Published 07/25/22
The consumer mindset around health and wellness has shifted and expanded with consumers focusing more on preventative measures instead of reactionary approaches to support overall well-being. These changes in attitudes and behaviors provide an opportunity to explore the concept of satisfaction from eating, including the role of satiety and our emotional responses, as well as the impact on one’s relationship with food, body and overall health.  Tune in to this episode with guest Andrea...
Published 07/11/22
Through the Protein PACT, the North American Meat Institute and partners across the supply chain are uniting in the largest-ever effort to strengthen animal protein’s contributions to the people, animals and climate of tomorrow. Committed to improving the sustainability of meat and poultry (including sustainable animal feed, corn and soy), the PACT has five focus areas: environment, health and wellness, animal welfare, labor and human rights, and food safety. Tune in to this episode to learn...
Published 07/06/22
The topic of sweet taste and the relationship to diet and health is one that has been of interest to food and nutrition scientists for many years. To assist in reducing sugar consumption, some authoritative bodies currently recommend reducing the consumption of sweet-tasting foods and beverages, regardless of the source of the sweet taste (i.e., caloric or low-calorie sweeteners). These recommendations stem from concerns that human attraction to sweetness may be a potential risk for...
Published 06/21/22
Nearly twenty percent of adults (or 50 million) experienced a mental illness in 2019. One in four adults with a mental illness report an unmet need for treatment, and this number has not declined since 2011. Anxiety disorders are the most common mental illness in American affecting 42.5 million U.S. adults, with major depression affecting 21 million U.S. adults. In addition, sleep is closely linked to mental and emotional health and has demonstrated connections to depression, anxiety and...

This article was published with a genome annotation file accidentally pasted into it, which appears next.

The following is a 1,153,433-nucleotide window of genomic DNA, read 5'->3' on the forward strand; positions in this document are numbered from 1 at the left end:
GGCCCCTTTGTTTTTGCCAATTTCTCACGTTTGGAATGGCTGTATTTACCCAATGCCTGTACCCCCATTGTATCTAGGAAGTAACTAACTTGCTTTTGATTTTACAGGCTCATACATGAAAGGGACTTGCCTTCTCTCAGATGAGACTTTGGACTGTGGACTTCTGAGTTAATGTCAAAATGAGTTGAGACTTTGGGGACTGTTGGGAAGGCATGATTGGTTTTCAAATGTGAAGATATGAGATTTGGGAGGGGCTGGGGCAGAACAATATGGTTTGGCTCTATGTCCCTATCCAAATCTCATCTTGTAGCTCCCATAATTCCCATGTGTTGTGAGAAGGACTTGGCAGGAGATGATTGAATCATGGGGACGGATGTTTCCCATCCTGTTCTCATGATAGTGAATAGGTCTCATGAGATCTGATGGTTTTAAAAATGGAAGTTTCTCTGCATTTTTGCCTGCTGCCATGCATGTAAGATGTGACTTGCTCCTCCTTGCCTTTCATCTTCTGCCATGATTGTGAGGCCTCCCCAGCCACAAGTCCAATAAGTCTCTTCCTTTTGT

Published 06/08/22
Researchers continue to explore and build on existing knowledge regarding the role of the gut microbiome and food choices in the pathophysiology and management of numerous chronic diseases, including type 2 diabetes, cardiovascular diseases, gastrointestinal disorders, and even mental health disorders. This episode addresses the impact of food choices in shaping the gut microbiome, including what nutrients feed the gut microbiome, and the current science on the gut microbiome’s impact on...
Published 05/18/22
Changing the Dialogue Around Science From research related to COVID-19 to more sustainable foods, scientists are developing amazing new ways to build and support a healthier planet. But if the vast majority of the world’s population cannot access and benefit from these incredible innovations, their value is limited. Dr. Michelle McMurry-Heath, the head of the Biotechnology Innovation Organization, tells us that the distribution of scientific progress is the social justice issue of our age....